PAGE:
I never sing their praises, Dickens said, because they have so often disappointed me. A modern reader would assume that Dickens was supporting his sponging kin well into adulthood, but one of the minor revelations of Gottlieb's book is that college was not then the default option for sons of the affluent.

Only the brainiest Dickens boy, Henry, was sent to Cambridge. Most of the other sons were exported to the far-flung reaches of the empire to fend for themselves. Walter was enrolled as a cadet in the East India Company and sent to India. Frank, whom Dickens deemed a good sturdy fellow but not at all brilliant, lived out his days as a Canadian Mountie. And saddest of all, sensitive homebody Edward, nicknamed Plorn, was exiled at age 16 to the Australian outback.

Daughters Kate and Mamie, who stayed at home, were socially ostracized after their middle-aged papa publicly deserted their mother and quietly took up with the 18-year-old actress Ellen Ternan. Gottlieb, who served as editor-in-chief of The New Yorker and of Knopf Publishers, enlivens his book with sharp editorial pronouncements on Dickens' bad behavior and the limp life trajectory of so many of the Dickens offspring.

Louisa May Alcott's feckless philosopher father, Bronson, is a character Dickens might have conjured up. He was forever vanishing on his wife and four daughters to travel or rent rooms alone where he could read Dante and Kant and in general avoid earning filthy lucre. Practicalities were left to Bronson's wife, Abigail, who was immortalized in her daughter's novel "Little Women" as the beloved Marmee.

The eye-opener of Eve LaPlante's marvelous new dual biography, called "Marmee and Louisa," is that Abigail was every inch the social philosopher that Bronson was when it came to issues of abolition and women's rights. As Abigail dreamed her dreams of social reform, however, she was also supporting her family through jobs as a social worker and sanitarium matron in addition to the daily domestic round of caring for her own children, mending clothes, and cooking up her vegan husband's porridge.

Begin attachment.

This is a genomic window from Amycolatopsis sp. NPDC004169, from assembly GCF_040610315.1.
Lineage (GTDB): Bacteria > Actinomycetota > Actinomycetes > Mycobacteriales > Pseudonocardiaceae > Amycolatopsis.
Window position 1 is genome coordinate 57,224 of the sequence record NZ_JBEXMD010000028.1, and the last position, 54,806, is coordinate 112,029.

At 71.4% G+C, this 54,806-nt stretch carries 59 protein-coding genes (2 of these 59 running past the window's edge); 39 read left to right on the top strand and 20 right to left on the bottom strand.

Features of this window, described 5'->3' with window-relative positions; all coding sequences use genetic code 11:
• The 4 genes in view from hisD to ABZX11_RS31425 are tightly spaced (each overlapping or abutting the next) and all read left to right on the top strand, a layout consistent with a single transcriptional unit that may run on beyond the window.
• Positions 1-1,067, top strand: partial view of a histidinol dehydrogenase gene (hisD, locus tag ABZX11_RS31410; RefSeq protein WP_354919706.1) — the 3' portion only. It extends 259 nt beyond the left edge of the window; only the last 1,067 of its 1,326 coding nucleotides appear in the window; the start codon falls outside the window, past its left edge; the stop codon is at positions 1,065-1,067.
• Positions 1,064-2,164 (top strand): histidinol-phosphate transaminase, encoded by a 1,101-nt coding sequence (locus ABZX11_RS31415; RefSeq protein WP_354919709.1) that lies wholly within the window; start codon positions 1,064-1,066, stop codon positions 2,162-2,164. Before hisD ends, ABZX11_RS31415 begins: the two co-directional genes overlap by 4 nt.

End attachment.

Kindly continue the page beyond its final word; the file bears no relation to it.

"Marmee and Louisa" charts Abigail's relatively unacknowledged influence as a progressive thinker on her famous daughter Louisa. Author Eve LaPlante starts out with the home team advantage - she's a descendant of the Alcotts and her book opens with a scene every biographer dreams of. LaPlante describes coming upon old trunks in her own mother's attic filled with Alcott family personal papers.

Some of Abigail's writings, thought to have been destroyed, are collected in a paperback companion volume edited by LaPlante called "My Heart is Boundless." Judging by the excerpts in both books, Abigail was a tart observer, especially of gender inequalities. Writing about a visit to a Shaker utopian community in 1843, Abigail notes that the Shaker men have a fat, sleek, comfortable look, but among the women there is a still, awkward reserve that belongs to neither sublime resignation nor divine hope.

Throughout her journals, Abigail is charmingly blunt, confessing among other things her disrelish of cooking and her enjoyment of her separations from her husband. Abigail gave her daughter Louisa the practical and symbolic gift of a fountain pen for her 14th birthday. When Louisa began to write "Little Women" in 1865, she drew material from her mother's approximately 20 volumes of diaries.

Until Abigail's death at 70, she was her daughter's closest confidante and biggest booster. Of course it wasn't a perfect relationship, but as LaPlante chronicles, Marmee and Louisa enjoyed the kind of bond that Dickens' children could only imagine through reading their father's fiction.

DAVIES: Maureen Corrigan teaches literature at Georgetown University. She reviewed "Great Expectations: The Sons and Daughters of Charles Dickens" by Robert Gottlieb, and "Marmee and Louisa" by Eve LaPlante. You can download podcasts of our show at and follow us on Twitter @nprfreshair and on Tumblr at

Transcripts are created on a rush deadline, and accuracy and availability may vary. This text may not be in its final form and may be updated or revised in the future. Please be aware that the authoritative record of Fresh Air interviews and reviews are the audio recordings of each segment.